In the lead up to World Water Day which will take place next Friday, I have gathered some interesting water-based facts on the issue. The Middle East and North Africa region is famously one of the driest regions in the world and things don’t look like they are getting better. So what is there to actually celebrate? Read on for the bad news and also some rather great news…
Firstly, the bad news. According to the latest statistics gathered by IRIN, the Middle East and North Africa region (MENA) is getting drier at an alarming rate. And whilst trading and importing food brings in ‘virtual water’, it also makes the region extremely vulnerable to trade disruptions caused by dwindling supplies, higher prices or lack of money to pay for the imports. As a report on the issue of climate change and the Arab Spring points out, a winter drought in China contributed to global wheat shortages and skyrocketing bread prices in Egypt, which is the world’s largest wheat importer.
The report also points out that as the region’s population continues to climb, “the water availability per capita is projected to plummet… Rapid urban expansion across the Arab world increasingly risks overburdening existing infrastructure and outpacing local capacities to expand services.” Whats more, the reliance of Gulf countries on oil sold at high prices to buy food and also remain resilience in the face of water scarcity can’t last forever.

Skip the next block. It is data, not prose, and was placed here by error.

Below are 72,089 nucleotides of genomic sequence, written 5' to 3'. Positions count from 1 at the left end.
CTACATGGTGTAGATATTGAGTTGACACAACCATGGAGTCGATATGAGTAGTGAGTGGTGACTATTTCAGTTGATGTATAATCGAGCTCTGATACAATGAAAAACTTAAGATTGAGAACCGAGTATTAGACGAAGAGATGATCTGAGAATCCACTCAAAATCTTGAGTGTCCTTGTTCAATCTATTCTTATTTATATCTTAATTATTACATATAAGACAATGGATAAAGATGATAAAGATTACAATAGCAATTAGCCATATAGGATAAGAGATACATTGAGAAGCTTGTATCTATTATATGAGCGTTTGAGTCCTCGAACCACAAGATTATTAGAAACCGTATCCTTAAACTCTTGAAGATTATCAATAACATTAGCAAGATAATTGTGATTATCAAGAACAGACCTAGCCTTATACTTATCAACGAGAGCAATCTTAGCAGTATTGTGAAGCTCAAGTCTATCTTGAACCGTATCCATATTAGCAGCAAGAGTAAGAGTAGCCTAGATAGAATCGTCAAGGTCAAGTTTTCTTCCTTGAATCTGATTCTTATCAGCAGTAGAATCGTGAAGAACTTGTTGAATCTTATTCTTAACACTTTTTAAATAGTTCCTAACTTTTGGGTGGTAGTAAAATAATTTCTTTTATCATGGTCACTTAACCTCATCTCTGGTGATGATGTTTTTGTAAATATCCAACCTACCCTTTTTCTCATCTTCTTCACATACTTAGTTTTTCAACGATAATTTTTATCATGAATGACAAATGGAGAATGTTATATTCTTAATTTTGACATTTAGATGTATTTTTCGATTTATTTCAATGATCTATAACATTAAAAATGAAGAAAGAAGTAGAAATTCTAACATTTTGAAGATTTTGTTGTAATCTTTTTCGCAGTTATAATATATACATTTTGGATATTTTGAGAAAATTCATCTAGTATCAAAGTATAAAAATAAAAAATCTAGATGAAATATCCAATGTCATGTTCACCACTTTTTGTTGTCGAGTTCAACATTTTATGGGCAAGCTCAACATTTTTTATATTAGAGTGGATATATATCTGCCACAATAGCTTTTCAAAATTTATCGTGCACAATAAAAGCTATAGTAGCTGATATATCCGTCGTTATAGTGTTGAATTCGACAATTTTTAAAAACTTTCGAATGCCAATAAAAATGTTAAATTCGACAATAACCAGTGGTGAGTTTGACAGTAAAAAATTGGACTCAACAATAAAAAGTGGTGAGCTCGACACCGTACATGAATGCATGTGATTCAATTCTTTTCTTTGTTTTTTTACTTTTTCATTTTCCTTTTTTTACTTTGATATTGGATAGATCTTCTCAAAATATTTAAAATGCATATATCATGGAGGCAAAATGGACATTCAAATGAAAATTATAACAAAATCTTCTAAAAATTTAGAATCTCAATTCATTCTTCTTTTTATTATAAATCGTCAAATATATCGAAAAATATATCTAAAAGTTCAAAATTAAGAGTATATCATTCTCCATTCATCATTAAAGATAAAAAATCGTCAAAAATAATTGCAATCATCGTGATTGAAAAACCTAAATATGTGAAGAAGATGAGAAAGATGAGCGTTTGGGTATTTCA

As a the report at IRIN states, this trade has simply hidden the gravity of the water scarcity situation and made it easier to neglect the development of more sustainable solutions (that doesn’t include desalination). So is the region headed towards a perfect storm of water scarcity?
That’s not clear yet. For one, water scarcity is not new to the region. The Middle East has been slowly drying for thousands of years and people have always come up with strategies to survive. Adaptation strategies are slowly gaining more importance with Egypt investing more into its water infrastructure – the World Bank has granting Egypt US$6.7 million to improve its management of water resources. And Jordan is taking more measures to harvest rainwater. The water-scarce country is also leading the way in terms of collecting water use data, especially in the agriculture sector which is consuming a huge portion of their water. So it’s not all bad news.
Indeed another piece of good news is that predictions of bloody conflict over water have so far failed to materialise. Despite a growing population and more pressure on water resources than some predicated, people haven’t taken to their guns to secure their share of water. This is something we can all celebrate as it not only demonstrates the region’s maturity but also its willingness to tackle the issue with care and consideration.
For more on water issues in the Middle East see:
: Photo of man watering a plant in the desert via Shutterstock.